Wednesday, November 24, 2010

Need to Know Regarding Health Savings Accounts (HSAs) in 2011

Effective January 1, 2011, you will no longer be able touse your health savings account (HSA) dollars to pay for over-the-counter (OTC) medicines at a pharmacy, supermarket or other retail store without a prescription from your doctor. If you have a health care debit card you can still use it ot pay for the prescription medicines, including insulin, if those are eligible expenses under an employer's health plan. If you have a prescription for an OTC medicine, such as Zyrtec or Prilosec, and use your HSA to pay for it you will need to keep copies of the prescription and receipt for the purchase with your tax records.

Beginning January 1, 2011, if your HSA is used to pay for items or services that are not qualified medical expenses, the IRS penalty will increase from 10 percent to 20 percent of the HSA dollars used.

Information provided from UnitedHealthcare November 2010

Tuesday, November 16, 2010

Important Grandfather Rule Change Will Impact You

On November 15, 2010, the Departments of Health and Human Services, Labor and the Treasury made an amendment to current Grandfathering rules. Previously, one of the ways an employer group health plan could lose its grandfather status was if the employer changed issuers – switching from one insurance company to another.

The amendment allows employers to switch insurance companies and shop for the same coverage at a lower cost while maintaining their grandfathered status, so long as the structure of the coverage doesn’t violate one of the other rules for maintaining grandfathered plan status.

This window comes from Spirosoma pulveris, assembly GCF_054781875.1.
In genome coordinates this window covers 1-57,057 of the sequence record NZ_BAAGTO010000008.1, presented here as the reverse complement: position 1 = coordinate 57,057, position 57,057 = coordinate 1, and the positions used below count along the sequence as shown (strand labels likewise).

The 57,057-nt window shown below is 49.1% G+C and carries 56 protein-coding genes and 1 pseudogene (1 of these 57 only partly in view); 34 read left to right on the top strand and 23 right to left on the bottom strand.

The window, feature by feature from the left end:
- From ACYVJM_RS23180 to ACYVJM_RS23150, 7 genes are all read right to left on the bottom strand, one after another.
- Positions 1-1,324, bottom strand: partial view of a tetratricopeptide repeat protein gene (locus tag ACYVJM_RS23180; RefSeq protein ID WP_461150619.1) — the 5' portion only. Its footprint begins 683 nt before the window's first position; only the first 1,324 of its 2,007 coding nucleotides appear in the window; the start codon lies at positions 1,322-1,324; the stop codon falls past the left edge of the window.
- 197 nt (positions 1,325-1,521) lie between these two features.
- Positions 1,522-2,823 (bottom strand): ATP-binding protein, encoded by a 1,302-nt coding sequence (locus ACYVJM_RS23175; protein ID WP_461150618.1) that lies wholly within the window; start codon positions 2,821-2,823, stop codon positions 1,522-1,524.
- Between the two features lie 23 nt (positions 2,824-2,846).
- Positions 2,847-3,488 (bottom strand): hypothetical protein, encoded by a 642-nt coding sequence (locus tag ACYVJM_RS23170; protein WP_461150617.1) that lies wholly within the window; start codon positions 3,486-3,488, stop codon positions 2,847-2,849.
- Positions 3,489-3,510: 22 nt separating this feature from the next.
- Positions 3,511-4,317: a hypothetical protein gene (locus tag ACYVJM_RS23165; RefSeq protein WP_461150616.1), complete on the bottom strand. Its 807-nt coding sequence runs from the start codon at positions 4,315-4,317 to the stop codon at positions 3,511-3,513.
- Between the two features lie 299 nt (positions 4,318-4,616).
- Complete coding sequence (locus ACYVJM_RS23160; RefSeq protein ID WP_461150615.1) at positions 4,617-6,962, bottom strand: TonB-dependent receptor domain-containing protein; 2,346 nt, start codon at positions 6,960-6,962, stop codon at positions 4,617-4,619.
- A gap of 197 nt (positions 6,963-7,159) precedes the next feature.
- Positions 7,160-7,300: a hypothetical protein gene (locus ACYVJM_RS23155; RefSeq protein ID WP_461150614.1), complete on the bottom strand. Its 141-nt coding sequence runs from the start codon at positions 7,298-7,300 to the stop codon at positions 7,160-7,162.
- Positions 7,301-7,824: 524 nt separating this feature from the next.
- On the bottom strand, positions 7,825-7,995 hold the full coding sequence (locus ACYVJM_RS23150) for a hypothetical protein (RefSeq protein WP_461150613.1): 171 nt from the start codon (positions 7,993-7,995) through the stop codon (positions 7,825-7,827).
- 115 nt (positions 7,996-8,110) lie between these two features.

What does this mean for you?
You will now have greater leeway to compare and purchase plans from carriers other than the one in force without losing grandfathered status.

Friday, November 12, 2010

Are you opting for a High Deductible Health Plan?

According to the LA Times November 2010-
Rising costs lead to a nearly threefold increase in the number of workers covered by the policies since 2006.
Health experts worry about consumers who forgo preventive care. Is this you?
Looking to save money in a weak economy, Americans increasingly are turning to health insurance plans with low premiums and high deductibles — prompting doctors and health experts to worry that consumers may be skipping routine care that could head off serious ailments. Nationally, the number of workers with individual deductibles of at least $1,000 has nearly tripled over the last four years, reaching about 20 million, according to a recent survey of employers. Some have pushed their deductibles as high as $10,000, and, to keep medical bills low, are forgoing colonoscopies, blood tests and other preventive procedures.
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Monday, November 1, 2010


Take control of your family’s medical costs without sacrificing the protection you need

Few things are more important than safeguarding your family’s health. With so many providers raising premiums and reducing benefits how do you get the adequate coverage for what you are paying for?

Ask yourself these five key questions to find the best care for your budget. More ... To Receive a copy of our November ENewsletter email us at

Also you will find updates on the Health Care Reform along with Broker Tips & more

Friday, October 22, 2010

NAHU Provides New Guidance and Relief on W-2 Reporting and Information on Child-Only Policies

The Obama Administration issued two new pieces of important guidance this week on PPACA provisions—IRS guidance on making the employer health insurance premium cost reporting requirements on W-2 forms optional for the 2011 tax year. To get more information, call us at 303-663-7844.

Thursday, October 7, 2010

Your Guide to Preventive Services Under the Health Care Reform

The new health insurance plans beginning on or after September 23, 2010, must cover preventative services without copayment, coinsurance, or deductible, when these services are delivered by a network provider. Call us for the 5 page detailed description of what is exactly covered. 303-663-7844.